It’s 10:30 on a sunny weekday morning, but at the Cape Ann YMCA swimming pool there isn’t a water baby in sight.

There are, however, several grown men and women of various ages bobbing about on white flotation “noodles” while their instructor, Naomi (Nome) Graham, gently nurtures them through exercises designed, she later explains, “to get core muscles engaging together.”

“If tomorrow, they’re sore, that’s good,” says Graham, “because it means they’re building muscle.”

Graham, a certified Thai Yoga Massage Practitioner who also teaches dance, has introduced two new weekly classes in joint mobility and core stability to the Middle Street YMCA’s swimming schedule. Gloucester's first aqua rehab program, it's in its first month — a trial run that’s so far grown on word of mouth — drawing adults of all ages and levels of agility, fitness, and — more to the point — lack of fitness.

Graham's morning classes offer people who are compromised by joint and back issues —arthritis, injuries, post-surgical, as well as multiple sclerosis and high blood pressure  — the kind of non-percussive exercise they can only get in water, along with the individual attention needed to regain strength and mobility at their own speed. Graham leaves one "student," just two months out from surgery, free to continue floating and gently kicking in the deep end of the pool, while she moves his more physically able classmates to the shallow end of the pool for a more rigorous workout.

Water's sensation of weightless buoyancy is not just relaxing but supportive, providing resistance in exact ratio to exertion. No one is pushed beyond their ability or what they are ready for; everyone works at their own pace and level. Like most pools that are used for physical therapy, Cape Ann Y’s is heated. "It's 80 degrees," says Graham, who’s worked in water heated up to a heady 90 degrees, and loved it. “Water is just so rejuvenating, she says,  “and I think there’s a real psychological benefit there, too; an emotional lift that can raise a person’s energy level and motivation" — crucial to achieving spinal stabilization and pain relief.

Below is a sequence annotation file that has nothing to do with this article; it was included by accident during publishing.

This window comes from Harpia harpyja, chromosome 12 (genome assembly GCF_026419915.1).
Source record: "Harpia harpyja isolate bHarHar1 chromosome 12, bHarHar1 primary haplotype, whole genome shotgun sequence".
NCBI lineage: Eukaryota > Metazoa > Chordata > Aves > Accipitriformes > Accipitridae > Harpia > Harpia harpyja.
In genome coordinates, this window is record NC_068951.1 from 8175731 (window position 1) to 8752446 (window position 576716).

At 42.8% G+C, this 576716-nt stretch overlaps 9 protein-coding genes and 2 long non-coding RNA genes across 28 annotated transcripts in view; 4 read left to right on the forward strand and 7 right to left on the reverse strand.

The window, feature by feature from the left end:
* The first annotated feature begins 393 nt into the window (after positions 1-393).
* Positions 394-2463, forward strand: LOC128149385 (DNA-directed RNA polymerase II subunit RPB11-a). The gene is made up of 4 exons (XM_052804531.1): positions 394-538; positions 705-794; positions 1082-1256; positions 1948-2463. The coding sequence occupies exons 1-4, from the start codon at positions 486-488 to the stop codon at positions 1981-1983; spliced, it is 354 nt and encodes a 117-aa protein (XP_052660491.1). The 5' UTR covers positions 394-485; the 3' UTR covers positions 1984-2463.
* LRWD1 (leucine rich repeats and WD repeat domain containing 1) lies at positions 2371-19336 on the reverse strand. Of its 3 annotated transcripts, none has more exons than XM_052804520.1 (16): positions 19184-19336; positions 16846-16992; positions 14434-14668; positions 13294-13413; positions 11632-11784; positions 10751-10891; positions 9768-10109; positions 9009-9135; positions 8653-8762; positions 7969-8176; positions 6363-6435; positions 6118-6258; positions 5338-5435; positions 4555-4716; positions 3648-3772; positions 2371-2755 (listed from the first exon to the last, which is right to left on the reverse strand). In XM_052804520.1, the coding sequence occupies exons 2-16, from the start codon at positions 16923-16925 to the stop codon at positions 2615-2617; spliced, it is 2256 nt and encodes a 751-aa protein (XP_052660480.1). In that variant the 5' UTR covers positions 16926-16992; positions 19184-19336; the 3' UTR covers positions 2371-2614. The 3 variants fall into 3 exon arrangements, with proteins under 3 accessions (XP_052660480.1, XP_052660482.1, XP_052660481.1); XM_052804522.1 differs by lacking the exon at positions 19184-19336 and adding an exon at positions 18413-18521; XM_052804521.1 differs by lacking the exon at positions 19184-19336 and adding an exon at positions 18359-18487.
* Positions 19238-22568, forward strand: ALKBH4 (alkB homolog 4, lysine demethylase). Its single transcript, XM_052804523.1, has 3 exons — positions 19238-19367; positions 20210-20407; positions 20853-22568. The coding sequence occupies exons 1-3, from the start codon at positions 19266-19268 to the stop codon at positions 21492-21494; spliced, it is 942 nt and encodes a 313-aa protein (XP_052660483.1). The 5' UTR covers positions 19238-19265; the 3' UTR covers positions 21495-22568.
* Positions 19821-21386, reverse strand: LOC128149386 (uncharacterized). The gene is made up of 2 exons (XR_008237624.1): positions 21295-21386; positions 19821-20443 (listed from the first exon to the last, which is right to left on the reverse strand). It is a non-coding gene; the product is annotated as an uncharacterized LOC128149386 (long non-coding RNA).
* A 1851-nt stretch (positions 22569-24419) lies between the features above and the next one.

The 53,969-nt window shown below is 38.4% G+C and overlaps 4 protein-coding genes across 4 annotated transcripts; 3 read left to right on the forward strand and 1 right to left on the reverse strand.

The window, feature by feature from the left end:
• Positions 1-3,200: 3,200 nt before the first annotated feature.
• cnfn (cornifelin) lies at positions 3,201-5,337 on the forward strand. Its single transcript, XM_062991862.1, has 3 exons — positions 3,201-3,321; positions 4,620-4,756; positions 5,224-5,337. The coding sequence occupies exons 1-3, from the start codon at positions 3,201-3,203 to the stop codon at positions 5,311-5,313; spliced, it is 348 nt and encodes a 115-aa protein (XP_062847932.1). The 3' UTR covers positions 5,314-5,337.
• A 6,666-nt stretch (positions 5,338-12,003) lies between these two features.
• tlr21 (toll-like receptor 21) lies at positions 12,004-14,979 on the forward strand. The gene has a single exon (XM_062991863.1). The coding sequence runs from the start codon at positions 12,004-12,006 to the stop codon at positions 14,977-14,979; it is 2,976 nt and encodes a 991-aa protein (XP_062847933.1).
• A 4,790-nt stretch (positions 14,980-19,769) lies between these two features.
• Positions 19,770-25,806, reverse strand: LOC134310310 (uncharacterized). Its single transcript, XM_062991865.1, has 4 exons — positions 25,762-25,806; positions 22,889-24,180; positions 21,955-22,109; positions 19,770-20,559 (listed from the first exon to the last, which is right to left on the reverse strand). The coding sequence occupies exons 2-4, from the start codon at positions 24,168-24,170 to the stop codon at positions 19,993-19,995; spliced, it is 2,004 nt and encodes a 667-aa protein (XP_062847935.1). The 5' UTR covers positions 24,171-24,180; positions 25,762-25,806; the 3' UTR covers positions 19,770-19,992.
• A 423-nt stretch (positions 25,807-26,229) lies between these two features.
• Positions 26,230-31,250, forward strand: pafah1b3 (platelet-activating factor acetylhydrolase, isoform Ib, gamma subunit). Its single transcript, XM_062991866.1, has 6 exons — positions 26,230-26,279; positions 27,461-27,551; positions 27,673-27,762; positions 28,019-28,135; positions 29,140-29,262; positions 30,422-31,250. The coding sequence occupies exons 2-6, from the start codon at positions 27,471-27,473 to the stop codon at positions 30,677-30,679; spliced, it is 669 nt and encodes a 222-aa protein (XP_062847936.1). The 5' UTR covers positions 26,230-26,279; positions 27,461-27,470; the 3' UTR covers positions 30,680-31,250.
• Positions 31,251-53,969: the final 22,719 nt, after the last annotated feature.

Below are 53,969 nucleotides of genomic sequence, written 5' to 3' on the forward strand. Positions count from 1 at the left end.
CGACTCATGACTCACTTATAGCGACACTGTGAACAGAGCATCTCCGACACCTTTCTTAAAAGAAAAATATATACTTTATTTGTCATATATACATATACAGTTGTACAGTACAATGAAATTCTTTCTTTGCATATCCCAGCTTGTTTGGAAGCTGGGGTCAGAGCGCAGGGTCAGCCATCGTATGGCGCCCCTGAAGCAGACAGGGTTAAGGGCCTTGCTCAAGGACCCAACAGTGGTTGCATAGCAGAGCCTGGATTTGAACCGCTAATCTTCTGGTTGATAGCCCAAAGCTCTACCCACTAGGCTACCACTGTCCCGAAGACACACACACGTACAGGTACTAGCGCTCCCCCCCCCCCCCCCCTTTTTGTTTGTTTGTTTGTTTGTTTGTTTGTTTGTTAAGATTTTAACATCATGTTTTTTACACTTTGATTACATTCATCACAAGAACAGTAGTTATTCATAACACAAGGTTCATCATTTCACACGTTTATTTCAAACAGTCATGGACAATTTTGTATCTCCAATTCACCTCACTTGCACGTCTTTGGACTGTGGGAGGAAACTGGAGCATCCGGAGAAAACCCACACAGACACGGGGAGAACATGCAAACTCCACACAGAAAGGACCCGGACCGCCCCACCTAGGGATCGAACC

Lower back pain is the second most common neurological condition in the U.S., and people suffering from it are probably the largest population benefiting from aqua therapy. But post operative patients are increasingly finding it therapeutic. For arthritis sufferers, the hydrostatic pressure of water limits the inflammatory process of arthritis, while offering gentle dynamic resistance that builds strength.

While the Middle Street Y has an impressive array of gleaming gym equipment, those machines are, says Graham, not what the doctor ordered for people with compromised spines and joints. For those, the side of the pool becomes, in effect, a ballet barre. Wobble boards, floaties, flippers and kick boards help those in the pool jog, squat, kick, hop, lunge, and do everything else that everyone else can do up in the gym.

“We want everything we do in the water to translate on land,” says Graham, whose background as a physical therapy assistant (PTA) gives her an understanding of a broad spectrum of medical procedures and conditions for which water can be beneficial. 

She is also a practiced veteran of the Sarasota-based Aquatic Therapy and Rehab Institute (ATRI) — a nonprofit educational organization dedicated to the professional development of health care professionals involved in aquatic therapy. ATRI has pioneered in teaching methods that maximize the benefits of water’s gravity-reduced buoyancy. “I like to ask my students: how’d you like to lose half your body weight? 'Cos that’s what happens in water’s gravity reduced environment.” 

And that's why, for bodies compromised by arthritis, joint issues or surgery, exercises that would be impossible out of water are possible in water. 

More information on Naomi Graham's aqua rehab classes and a complete listing of the Cape Ann Y's swimming programs at the Middle Street pool are available at

Staff writer Joann MacKenzie may be contacted at 978-675-2707, or

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